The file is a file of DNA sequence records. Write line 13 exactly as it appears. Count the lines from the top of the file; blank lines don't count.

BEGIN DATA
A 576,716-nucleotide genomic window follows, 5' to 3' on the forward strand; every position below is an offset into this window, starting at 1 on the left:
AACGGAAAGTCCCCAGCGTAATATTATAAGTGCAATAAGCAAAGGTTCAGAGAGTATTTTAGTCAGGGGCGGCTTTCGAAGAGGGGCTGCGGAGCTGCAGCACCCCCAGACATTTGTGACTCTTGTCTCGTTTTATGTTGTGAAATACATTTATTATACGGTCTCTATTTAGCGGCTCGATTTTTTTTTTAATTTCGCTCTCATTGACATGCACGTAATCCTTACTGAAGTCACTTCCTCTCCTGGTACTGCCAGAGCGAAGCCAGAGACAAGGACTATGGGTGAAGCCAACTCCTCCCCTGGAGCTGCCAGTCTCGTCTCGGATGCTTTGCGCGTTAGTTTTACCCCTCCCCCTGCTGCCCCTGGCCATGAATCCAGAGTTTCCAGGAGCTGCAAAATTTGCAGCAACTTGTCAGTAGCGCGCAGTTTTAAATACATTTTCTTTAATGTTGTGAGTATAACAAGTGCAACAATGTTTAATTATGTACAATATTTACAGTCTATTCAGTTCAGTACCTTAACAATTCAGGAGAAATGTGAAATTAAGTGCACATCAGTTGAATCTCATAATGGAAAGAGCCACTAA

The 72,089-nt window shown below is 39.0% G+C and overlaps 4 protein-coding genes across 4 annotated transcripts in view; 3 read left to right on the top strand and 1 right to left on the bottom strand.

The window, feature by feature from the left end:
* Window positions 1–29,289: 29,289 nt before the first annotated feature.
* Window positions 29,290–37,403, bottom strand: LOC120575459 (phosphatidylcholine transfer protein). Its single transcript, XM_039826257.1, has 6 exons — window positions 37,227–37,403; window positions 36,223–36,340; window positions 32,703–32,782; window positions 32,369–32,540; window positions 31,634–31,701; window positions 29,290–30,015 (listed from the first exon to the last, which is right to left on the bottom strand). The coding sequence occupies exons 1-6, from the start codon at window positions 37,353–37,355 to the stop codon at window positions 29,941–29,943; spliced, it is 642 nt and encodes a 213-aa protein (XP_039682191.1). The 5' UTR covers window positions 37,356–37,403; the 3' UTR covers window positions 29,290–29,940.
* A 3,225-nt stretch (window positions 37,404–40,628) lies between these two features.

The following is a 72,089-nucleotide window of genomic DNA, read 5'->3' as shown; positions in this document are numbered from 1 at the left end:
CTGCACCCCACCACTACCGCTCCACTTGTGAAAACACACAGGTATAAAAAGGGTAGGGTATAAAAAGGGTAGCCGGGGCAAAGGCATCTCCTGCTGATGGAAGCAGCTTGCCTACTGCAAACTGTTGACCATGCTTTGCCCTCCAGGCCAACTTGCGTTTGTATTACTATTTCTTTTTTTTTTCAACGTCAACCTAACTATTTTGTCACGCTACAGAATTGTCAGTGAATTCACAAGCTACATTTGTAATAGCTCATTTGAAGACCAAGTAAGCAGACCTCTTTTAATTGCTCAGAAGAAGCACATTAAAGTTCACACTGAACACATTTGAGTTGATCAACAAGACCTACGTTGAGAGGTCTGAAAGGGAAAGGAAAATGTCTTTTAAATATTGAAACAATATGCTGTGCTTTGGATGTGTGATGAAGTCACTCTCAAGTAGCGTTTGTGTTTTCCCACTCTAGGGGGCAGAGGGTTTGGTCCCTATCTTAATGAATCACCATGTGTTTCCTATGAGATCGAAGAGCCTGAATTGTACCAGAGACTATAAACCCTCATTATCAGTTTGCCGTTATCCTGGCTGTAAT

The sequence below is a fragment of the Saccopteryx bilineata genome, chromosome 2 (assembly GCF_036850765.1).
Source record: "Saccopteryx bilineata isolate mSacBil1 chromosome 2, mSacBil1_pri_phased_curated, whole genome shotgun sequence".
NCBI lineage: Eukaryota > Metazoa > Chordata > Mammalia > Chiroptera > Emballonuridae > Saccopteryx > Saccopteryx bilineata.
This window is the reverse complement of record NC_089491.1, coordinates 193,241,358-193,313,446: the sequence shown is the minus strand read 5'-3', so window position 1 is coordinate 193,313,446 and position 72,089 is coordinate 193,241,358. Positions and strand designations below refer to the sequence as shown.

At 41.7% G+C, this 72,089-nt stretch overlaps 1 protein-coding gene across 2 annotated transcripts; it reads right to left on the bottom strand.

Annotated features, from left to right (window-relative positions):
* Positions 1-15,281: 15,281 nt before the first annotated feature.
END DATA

This window is the reverse complement of record NC_089491.1, coordinates 193,241,358-193,313,446: the sequence shown is the minus strand read 5'-3', so window position 1 is coordinate 193,313,446 and position 72,089 is coordinate 193,241,358. Positions and strand designations below refer to the sequence as shown.